Hull City headed into the third international break of the season in the middlest of mid—table. 12th in the table (equal 11th if you like) with six wins and six losses and six points off the play-offs.
Jake Livermore’s winner at the KCOM last week, once a source of great joy for City fans, ended a run of three successive wins but a very respectable performance against the league leaders has done nothing to dampen the guarded optimism that is returning on and off the field. The Tigers deserved at least a point having matched the visitors in most departments and had Kamil Grosicki tucked away the best chance of the game in the first half – who knows what might have happened? On paper, WBA are far superior in every department, but a well-organised, high energy City team made them look ordinary.
A year ago, City sat 23rd after 16 games with 15 points before making drastic improvement through December. This season, despite the loss of popular gaffer Nigel Adkins in the summer and his replacement Grant McCann having to oversee another summer of squad churn and uncertainty over the future of key players, the results and performances have been much more promising. McCann favours a high pressing 4-3-3 system which isn’t dramatically different to Adkins’ approach but has increased the demands on the players when they don’t have the ball to go and win it back.
We’ve seen the benefits of pressing high with City winning the ball back in the opponents defensive third and creating plenty of chances while reducing the pressure on our own back four. The cost of such an approach is that it’s very hard to keep it up for ninety minutes game in and game out. We’ve seen City fade in games such as Bristol City and Wigan at home to lose or draw games. While individually, players like Kevin Stewart and Kamil Grosicki have appeared to be running on empty at times. McCann removed and revitalised Stewart and the team but Grosicki is irreplaceable and continues to soldier on. A very good recent article on Hull Live (stop sniggering) highlighted the demands on Grosicki from City and the Polish national team in the past few months.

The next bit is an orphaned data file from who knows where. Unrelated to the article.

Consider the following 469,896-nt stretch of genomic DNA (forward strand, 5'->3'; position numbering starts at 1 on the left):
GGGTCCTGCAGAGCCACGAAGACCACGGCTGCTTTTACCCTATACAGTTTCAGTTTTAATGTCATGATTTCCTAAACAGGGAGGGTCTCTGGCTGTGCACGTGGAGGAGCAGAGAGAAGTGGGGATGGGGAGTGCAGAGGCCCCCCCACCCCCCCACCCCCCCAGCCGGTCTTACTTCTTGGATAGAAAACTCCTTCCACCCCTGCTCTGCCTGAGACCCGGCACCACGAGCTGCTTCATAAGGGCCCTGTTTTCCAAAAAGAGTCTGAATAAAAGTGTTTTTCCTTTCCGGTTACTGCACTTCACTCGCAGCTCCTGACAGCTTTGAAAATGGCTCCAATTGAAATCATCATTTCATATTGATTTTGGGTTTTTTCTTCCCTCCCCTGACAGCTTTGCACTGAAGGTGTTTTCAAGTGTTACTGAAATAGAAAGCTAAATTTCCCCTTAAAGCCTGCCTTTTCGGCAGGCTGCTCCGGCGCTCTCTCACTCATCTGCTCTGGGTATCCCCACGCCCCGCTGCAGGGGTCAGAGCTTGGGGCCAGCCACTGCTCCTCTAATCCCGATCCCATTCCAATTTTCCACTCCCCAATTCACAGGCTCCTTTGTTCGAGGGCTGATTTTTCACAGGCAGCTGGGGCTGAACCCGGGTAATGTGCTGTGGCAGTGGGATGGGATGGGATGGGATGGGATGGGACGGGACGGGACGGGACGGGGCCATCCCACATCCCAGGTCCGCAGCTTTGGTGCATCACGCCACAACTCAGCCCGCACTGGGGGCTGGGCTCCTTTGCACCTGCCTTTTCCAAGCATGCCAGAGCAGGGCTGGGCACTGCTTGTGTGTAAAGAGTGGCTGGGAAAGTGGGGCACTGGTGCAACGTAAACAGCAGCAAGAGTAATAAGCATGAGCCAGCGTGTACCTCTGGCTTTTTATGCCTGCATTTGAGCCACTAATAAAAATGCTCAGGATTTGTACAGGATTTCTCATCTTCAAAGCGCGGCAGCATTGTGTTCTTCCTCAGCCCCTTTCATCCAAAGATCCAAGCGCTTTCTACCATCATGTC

The squad do appear to be getting used to the high demands and have showed in recent games, including the few defeats or draws, the ability to keep hammering on the door until the last whistle. That’s in part due to the improvement in fitness levels but also because the squad as a whole are improving individually. At the start of the season, our best 11 was arguably ten who were here last season and a striker. Jarrod Bowen, who continues to be far too good for this level, and Kamil Grosicki are the most important players in the squad along with the centre halves. That’s changed over the course of just a few months with several summer signings now showing real worth.
Callum Elder has been a revelation in all of his appearances. It’s harsh on young Brandon Fleming who never lets anyone down and was particularly outstanding in the home win over Sheffield Wednesday but Elder has justified the decision. His defending has been exemplary in what we know is the hardest part of the pitch, defending behind Grosicki, but going forward he’s even more impressive and has formed a partnership with Grosicki and Irvine very quickly.